Abstract- This paper describes a successful adaptation of the particle swarm optimisation (PSO) algorithm to solve types of economic dispatch (ED) problems in power systems. Economic load dispatch is a non linear optimization problem which is of great importance in power systems[1]. Economic load dispatch (ELD) is the scheduling of generators to minimize the total operating cost depending on equality and inequality constraints. The transmission line loss also is to be kept as minimum as possible. The study is carried out for three unit test system system for without loss and with loss cases.

Key words- particle swarm optimization, Economic dispatch, Piece wise quadratic cost function

INTRODUCTION

The primary objective of the economic load dispatch is to allocate the generating units so that the system load may be supplied entirely and most economically satisfying the constraints. The economic dispatch (ED) is a constrained optimization problem and the nature of the problem is to find the most economical schedule of the generating units while satisfying load demand and operational constraints. The problem has been tackled by many researchers in the past.[2]

Classical optimization methods are highly sensitive to starting points and frequently converge to local optimum solution or diverge together. Linear programming methods are fast and reliable, but the main disadvantage is associated with the piecewise linear cost approximation. Non-linear programming methods have a problem of convergence and algorithm complexity. The premature and slow convergence of GA degrades its performance and reduces its search capability. The simulated annealing method is a powerful optimization technique and it has the ability to find near global optimum solutions for the optimization problem. In consequence, conventional techniques become very complicated when dealing with such increasingly complex dynamic system to solve economic dispatch problems, and are further limited by their lack of robustness and efficiency in a number of practical applications. In this paper, a brief survey covering recent implementation of soft computing techniques in ED problem is presented[3].

PROBLEM FORMULATION

2.1 Economic Dispatch[4]

The complicatedness of ELD may be expressed by minimizing the fuel cost of generating units under some constraints. The fuel cost curve is understood as a quadratic function of the active power output from the generating units. The Fuel Cost (FC) function of generating unit is usually described by a quadratic function of power output Pi as:

(2.1)

where ai,bi, ci are the cost coefficients of the unit i.

??i, bi, ci : fuel cost coefficients of the ith generating unit

N : number of thermal units Subjected to

1. Power balance constraint

PD+PL=??Pi (2.2)

2. Generating capacity limits

Pimin ‘ Pi ‘ Pimax (2.3)

Where

PD = total system demand (MW)

PL = total transmission network loss (MW)

Pi min = minimum power output limit of ith generator (MW)

Pi max = maximum power output limit of ith generator (MW)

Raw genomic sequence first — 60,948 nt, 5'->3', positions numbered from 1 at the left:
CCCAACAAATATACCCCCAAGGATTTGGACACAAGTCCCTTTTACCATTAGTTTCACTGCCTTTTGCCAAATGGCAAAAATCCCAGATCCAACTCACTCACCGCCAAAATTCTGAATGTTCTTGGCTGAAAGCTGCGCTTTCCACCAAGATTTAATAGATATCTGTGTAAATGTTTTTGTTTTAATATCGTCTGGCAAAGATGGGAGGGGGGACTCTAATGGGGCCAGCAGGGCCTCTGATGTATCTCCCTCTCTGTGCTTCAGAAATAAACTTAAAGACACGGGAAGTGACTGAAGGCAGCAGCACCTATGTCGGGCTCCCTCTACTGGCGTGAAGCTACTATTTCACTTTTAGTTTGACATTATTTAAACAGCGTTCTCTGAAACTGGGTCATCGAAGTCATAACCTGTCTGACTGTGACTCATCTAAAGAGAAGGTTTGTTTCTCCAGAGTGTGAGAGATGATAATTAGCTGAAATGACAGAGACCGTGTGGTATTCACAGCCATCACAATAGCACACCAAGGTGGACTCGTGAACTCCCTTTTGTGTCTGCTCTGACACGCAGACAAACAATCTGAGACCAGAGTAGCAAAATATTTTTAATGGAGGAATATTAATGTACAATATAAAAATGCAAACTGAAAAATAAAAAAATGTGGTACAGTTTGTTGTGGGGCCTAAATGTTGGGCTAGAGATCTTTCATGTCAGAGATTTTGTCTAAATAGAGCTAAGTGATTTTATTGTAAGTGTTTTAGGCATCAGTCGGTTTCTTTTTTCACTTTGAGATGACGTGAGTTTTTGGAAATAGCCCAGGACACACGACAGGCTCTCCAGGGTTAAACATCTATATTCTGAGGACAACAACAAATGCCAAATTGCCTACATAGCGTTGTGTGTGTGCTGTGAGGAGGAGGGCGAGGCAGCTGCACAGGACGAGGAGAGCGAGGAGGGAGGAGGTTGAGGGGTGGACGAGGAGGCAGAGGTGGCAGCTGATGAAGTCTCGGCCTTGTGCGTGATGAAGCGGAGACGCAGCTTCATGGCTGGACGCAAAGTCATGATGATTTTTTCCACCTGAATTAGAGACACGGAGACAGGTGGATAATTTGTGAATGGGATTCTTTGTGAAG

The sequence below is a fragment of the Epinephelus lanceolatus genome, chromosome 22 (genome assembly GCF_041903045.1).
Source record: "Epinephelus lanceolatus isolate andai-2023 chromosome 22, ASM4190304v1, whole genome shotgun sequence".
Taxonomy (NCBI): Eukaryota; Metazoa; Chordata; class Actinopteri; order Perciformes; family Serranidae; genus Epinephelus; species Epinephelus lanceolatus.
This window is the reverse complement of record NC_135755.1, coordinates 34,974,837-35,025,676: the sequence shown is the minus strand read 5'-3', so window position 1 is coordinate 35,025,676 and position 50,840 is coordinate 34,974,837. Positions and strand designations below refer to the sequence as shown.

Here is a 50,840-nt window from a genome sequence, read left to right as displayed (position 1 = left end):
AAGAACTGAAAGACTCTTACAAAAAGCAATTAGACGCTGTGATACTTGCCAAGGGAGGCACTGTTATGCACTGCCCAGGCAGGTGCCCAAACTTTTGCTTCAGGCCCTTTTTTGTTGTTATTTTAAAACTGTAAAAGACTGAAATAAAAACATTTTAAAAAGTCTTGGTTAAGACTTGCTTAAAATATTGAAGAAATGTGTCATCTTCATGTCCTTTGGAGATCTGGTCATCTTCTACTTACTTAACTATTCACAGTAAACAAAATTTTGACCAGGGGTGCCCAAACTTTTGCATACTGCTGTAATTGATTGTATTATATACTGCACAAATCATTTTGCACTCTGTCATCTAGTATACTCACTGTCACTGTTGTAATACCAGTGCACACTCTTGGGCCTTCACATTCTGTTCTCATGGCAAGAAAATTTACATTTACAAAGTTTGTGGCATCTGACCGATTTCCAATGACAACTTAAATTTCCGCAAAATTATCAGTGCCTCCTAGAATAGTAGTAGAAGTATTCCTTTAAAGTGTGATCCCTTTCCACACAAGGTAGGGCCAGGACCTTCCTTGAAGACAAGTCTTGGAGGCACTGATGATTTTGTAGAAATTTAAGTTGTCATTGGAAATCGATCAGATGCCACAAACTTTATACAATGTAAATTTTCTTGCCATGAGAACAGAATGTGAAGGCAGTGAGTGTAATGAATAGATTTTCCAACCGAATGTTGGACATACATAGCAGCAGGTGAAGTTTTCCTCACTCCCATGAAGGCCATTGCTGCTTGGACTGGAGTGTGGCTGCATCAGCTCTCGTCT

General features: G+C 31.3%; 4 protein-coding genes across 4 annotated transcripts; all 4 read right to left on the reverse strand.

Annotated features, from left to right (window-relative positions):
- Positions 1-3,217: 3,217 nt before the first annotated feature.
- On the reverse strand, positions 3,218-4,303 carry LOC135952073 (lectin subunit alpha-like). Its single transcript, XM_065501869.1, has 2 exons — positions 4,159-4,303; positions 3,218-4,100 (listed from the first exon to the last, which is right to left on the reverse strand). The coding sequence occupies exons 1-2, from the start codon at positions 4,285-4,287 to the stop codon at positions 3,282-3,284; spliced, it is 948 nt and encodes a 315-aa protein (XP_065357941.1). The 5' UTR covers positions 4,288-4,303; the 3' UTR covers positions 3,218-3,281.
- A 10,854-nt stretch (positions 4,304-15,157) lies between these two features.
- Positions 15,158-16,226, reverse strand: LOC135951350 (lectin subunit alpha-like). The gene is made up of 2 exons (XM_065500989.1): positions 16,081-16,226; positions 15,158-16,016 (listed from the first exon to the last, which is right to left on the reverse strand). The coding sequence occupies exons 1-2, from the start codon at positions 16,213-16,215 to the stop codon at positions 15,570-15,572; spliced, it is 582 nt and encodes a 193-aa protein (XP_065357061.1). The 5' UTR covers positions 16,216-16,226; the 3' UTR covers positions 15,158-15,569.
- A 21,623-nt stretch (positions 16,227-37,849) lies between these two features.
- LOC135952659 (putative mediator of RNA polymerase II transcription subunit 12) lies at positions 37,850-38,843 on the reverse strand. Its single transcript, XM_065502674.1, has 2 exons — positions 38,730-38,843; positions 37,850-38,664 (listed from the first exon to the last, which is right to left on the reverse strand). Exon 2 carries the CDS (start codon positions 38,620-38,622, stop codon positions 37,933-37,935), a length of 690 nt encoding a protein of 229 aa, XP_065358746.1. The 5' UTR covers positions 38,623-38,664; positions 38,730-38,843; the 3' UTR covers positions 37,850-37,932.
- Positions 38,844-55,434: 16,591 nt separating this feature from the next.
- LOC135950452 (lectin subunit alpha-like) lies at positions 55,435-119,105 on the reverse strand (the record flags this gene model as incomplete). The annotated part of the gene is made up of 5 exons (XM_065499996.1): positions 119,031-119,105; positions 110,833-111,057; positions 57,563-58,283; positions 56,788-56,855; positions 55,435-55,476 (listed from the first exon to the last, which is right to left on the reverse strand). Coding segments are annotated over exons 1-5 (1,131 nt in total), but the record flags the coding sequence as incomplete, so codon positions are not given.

PL can be calculated by

(2.4)

Where Bij’s are the elements of loss coefficient matrix B.

Particle Swarm Optimization Concept

Particle swarm optimization (PSO) is a method for performing numerical optimization without clear knowledge of the gradient of the problem to be optimized. PSO is originally attributed to Kennedy, Eberhart and Shi and was first planned for simulating social behaviour. The algorithm was simplified and it was experiential to be performing optimization. The intelligence.. EPSO optimizes a problem by maintaining a population of candidate solutions called particles and stirring these particles around in the search-space according to simple formulae. The travels of the particles are guided by the best found positions in the search-space, which are repeatedly updated as better positions are found by the particles.

PSO parameter

(i) Number of Particles

The typical range of the number of particles is 20-40.Actually for most of the problems 10 particles is large enough to get good results. For some difficult or special problems, one can try 100 or 200 particles as well.

(ii) Dimension of Particles

Dimension of particles is determined by the problem to be optimized.

(iii) Maximum Velocity

Vmax determines the maximum change that one particle can take during each iteration.

(iv) Acceleration Constants

The learning factors c1 and c2 determine the impact of the personal best Pbest and the global best Gbest, respectively. If c1 > c2, the particle has the tendency to converge to the best position found by itself Pbesti rather than the best position found by the population Gbest, and vice versa. Most implementations use a setting with c1 = c2 = 2 [27’31]. [5]

(v) Stopping Condition

The maximum numbers of iterations that PSO executes or the minimum error requirement are the stopping conditions.

(vi) Inertia Weight

A large value of inertia weight encourages global search while a small value facilitates local exploitation. Therefore, the inertia weight is crucial for the search behaviour of the PSO, and a good balance between exploration and exploitation can be obtained using a dynamical inertia weight. Experimental results show that it is favourable to start with a large inertia weight in the early search stage in order to improve exploration of the search space, and gradually reduce the inertia to achieve more refined solutions in the final search stage to significantly improve its performance.[6]